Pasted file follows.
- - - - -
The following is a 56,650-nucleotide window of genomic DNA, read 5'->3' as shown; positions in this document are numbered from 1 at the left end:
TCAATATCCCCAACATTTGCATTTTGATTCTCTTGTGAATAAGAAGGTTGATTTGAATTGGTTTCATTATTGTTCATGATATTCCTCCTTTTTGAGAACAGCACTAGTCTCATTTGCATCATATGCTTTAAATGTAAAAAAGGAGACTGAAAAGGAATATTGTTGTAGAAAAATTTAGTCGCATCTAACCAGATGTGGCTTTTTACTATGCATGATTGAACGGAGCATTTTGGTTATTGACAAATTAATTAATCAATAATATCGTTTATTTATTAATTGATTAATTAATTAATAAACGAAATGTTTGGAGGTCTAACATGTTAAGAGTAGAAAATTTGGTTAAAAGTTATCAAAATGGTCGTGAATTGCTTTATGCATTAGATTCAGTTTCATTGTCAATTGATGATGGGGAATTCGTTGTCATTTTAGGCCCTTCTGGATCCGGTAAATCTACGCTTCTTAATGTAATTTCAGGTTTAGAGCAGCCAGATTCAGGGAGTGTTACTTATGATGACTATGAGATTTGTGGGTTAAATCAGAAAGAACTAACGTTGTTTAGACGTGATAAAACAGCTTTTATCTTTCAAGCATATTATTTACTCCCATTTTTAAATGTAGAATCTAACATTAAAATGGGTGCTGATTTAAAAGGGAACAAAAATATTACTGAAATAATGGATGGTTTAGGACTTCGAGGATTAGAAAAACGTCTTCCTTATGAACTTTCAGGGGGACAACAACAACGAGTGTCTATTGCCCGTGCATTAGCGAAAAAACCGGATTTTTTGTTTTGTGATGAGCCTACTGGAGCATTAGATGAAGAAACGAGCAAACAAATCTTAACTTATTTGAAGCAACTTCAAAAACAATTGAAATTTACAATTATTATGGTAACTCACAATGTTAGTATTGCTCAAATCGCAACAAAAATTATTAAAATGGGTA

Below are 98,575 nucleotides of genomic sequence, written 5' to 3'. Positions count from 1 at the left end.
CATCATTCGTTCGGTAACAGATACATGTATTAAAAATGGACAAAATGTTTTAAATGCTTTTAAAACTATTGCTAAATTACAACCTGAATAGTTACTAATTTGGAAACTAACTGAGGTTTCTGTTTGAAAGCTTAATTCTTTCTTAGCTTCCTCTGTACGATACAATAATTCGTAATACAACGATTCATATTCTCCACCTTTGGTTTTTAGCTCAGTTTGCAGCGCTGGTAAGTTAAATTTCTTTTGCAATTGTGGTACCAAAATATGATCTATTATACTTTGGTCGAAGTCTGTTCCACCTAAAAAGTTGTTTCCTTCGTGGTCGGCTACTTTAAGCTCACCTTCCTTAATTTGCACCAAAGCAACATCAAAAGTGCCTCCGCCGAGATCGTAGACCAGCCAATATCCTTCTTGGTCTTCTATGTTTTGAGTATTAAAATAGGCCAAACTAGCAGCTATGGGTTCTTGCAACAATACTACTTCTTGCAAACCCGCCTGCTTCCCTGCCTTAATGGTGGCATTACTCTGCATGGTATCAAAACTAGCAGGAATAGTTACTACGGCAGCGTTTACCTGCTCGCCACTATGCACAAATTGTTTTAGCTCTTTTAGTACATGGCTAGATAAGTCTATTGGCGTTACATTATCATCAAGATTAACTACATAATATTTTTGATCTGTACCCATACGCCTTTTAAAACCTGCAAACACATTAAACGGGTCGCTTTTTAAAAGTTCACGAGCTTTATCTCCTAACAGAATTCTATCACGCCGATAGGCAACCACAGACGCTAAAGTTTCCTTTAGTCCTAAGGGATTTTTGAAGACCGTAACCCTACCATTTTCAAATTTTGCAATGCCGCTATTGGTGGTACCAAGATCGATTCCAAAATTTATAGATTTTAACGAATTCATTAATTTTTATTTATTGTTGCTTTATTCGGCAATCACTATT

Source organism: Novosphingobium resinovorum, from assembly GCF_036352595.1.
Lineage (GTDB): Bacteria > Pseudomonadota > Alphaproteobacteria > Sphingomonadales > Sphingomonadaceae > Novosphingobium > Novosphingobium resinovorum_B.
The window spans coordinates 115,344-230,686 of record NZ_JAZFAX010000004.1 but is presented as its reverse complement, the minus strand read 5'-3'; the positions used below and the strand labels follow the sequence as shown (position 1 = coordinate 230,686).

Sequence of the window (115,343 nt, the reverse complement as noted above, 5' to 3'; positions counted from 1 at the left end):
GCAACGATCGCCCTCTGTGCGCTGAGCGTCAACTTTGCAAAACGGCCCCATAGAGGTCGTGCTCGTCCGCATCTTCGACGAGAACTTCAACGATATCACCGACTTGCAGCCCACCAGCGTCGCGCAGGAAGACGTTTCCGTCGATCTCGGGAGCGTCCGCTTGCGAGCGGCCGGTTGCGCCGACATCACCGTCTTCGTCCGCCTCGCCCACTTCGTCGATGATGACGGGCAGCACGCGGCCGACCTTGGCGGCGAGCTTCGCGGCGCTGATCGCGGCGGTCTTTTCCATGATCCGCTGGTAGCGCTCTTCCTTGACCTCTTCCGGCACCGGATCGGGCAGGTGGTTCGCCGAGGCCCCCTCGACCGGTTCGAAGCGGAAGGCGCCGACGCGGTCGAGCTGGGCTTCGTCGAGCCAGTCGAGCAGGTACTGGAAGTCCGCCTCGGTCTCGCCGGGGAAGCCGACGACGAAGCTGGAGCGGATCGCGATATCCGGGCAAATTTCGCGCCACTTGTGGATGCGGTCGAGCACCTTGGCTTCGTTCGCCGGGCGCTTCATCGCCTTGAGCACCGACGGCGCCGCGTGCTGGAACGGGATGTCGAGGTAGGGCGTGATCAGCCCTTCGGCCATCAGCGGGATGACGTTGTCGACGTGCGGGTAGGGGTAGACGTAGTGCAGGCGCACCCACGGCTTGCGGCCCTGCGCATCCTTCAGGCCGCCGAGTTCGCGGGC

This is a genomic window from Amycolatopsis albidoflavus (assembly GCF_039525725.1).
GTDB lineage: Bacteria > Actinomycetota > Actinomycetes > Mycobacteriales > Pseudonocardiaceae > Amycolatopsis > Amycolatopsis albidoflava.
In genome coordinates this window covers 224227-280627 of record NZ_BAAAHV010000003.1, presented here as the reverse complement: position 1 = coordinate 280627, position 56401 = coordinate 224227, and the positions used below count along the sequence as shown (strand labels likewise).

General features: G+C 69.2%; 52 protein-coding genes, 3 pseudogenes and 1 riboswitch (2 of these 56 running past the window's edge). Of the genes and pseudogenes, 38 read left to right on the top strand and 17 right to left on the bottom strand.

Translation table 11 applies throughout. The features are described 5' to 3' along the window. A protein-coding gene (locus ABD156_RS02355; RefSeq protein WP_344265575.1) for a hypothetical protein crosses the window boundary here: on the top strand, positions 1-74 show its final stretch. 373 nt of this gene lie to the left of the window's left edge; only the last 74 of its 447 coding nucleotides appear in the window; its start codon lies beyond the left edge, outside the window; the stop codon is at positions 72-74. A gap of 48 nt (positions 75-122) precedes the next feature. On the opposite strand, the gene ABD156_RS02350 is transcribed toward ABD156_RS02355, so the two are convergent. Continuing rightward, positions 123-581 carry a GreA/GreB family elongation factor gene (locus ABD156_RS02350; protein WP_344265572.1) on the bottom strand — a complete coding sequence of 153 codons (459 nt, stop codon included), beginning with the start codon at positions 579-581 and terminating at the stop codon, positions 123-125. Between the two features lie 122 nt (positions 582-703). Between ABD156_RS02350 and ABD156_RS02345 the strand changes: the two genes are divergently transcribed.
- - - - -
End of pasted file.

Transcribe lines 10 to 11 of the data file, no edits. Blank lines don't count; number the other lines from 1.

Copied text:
This is a genomic window from Amycolatopsis albidoflavus (assembly GCF_039525725.1).
GTDB lineage: Bacteria > Actinomycetota > Actinomycetes > Mycobacteriales > Pseudonocardiaceae > Amycolatopsis > Amycolatopsis albidoflava.